Special Report: The Wait For Answers

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NORFOLK, Va. (WAVY) — The unexpected death of a 32-year-old inmate in Hampton Roads has led family and friends to raise questions. 

Regina Honeycutt passed away back in October. She spent most of her time at the Norfolk City Jail before being transferred to the Hampton Roads Regional Jail. 

Regina was serving time for a probation violation. While behind bars at the Norfolk City Jail she met Marquita Britt. The two became fast friends.

“I would be like ‘Regina, you got on some shorts made from a t-shirt and you got on these ghetto looking flip flops walking around the jail'” remembered Marquita. “That girl was funny.”

RELATED: Family says Honeycutt was in good health

Marquita said behind the smiles and laughter Regina was in constant, serious pain.  

“She complained about her insides not feeling well,” explained Marquita. 

10 On Your Side asked if she thought jail officials took Regina’s complaints seriously. She answered the question with a firm “No.” 

“Being in there,” Marquita continued, “I see a lot of people not taken seriously.”

RELATED: Honeycutt asked judge to send her to drug rehab program

Marquita finished her sentence and went home. Regina still had three more years. She would never serve her full sentence. 

On Friday, October 5 Regina was transferred to the Hampton Roads Regional Jail. Officials say the transfer was for administrative not medical reasons. At 1 a.m. on October 7, Regina’s dad Timothy Caramillo got a call, his daughter was at the hospital in critical condition. 

“They told me that she wasn’t responding,” said Caramillo. “She was responding to me though. I asked her if she could hear me, to blink her eyes and she blinked her eyes very slowly and she also shook her head up and down. So she knew I was there.”

Regina Honeycutt died a few hours later. 

According to the medical examiner, Regina died of a bowl perforation caused by colon cancer. Regina’s friends and family think if she had received the proper medical care sooner she would still be alive.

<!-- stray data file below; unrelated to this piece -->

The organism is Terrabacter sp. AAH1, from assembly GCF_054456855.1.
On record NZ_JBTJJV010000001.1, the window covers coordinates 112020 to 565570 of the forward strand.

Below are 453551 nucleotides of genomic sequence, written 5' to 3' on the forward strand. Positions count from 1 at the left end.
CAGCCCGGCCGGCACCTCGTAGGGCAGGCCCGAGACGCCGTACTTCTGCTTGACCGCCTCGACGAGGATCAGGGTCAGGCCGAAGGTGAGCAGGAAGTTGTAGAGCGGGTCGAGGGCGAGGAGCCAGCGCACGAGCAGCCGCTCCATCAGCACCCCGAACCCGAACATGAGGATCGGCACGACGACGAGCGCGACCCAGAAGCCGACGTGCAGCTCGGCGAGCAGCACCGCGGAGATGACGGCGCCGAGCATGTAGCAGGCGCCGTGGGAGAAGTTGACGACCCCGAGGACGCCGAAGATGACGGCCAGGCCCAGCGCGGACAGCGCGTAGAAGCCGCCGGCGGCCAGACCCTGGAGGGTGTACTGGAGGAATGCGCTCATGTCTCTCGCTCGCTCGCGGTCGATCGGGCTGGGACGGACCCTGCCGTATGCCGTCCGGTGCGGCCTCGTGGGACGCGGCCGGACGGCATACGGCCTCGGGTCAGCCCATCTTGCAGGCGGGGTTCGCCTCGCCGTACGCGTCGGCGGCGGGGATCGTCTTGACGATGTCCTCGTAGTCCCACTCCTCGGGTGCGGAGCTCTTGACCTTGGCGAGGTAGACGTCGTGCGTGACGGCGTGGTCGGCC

“It doesn’t take rocket science to know somebody’s sick like that” said Caramillo. “You know if they’re complaining. Much more care needs to be taken in that jail. It’s, obviously the system is broken.” 

Is the system broken? 10 On Your Side met with Norfolk Sheriff Joe Baron. The sheriff couldn’t go into much detail about Regina’s case specifically because of HIPPA.

“I can tell you that from the time she came into our custody until the time she was transferred to Hampton Roads Regional Jail, that she received all the care that she requested,” explained Sheriff Baron.  

The sheriff explained the basics of the jail health care system. He said when an inmate isn’t feeling well they notify a staff member either verbally or in writing. 

According to former inmate Marquita Britt they typically saw a medical professional within 24 hours of making a request. But to see a specialist, for example when Marquita herself needed to see a psychiatrist, she says it took 4-5 weeks. 

Sheriff Baron says medical care at the Norfolk City Jail is contracted out to a company called Correct Care Solutions.  He says the jail has a full medical staff that includes a full time doctor who works Monday to Friday and nurses on the clock 24 hours a day, 365 days a year. 

The sheriff said he’s highly confident their health care system works. Marquita doesn’t agree and says the system failed Regina. 

“It just still hurts because she was my best friend and I just feel like it hurts, because like I said, people are overlooked in the jail and a lot of people just need to know how people are treated,” Marquita said. “Would you like somebody to walk past you and ignore you if you’re sick? Would you want somebody to ignore you if you needed medicine?”

When Marquita left the jail, Regina gave her her favorite bible. Marquita may have lost a friend, but says she’s gained a guardian angel.

Copyright 2019 Nexstar Broadcasting, Inc. All rights reserved. This material may not be published, broadcast, rewritten, or redistributed.

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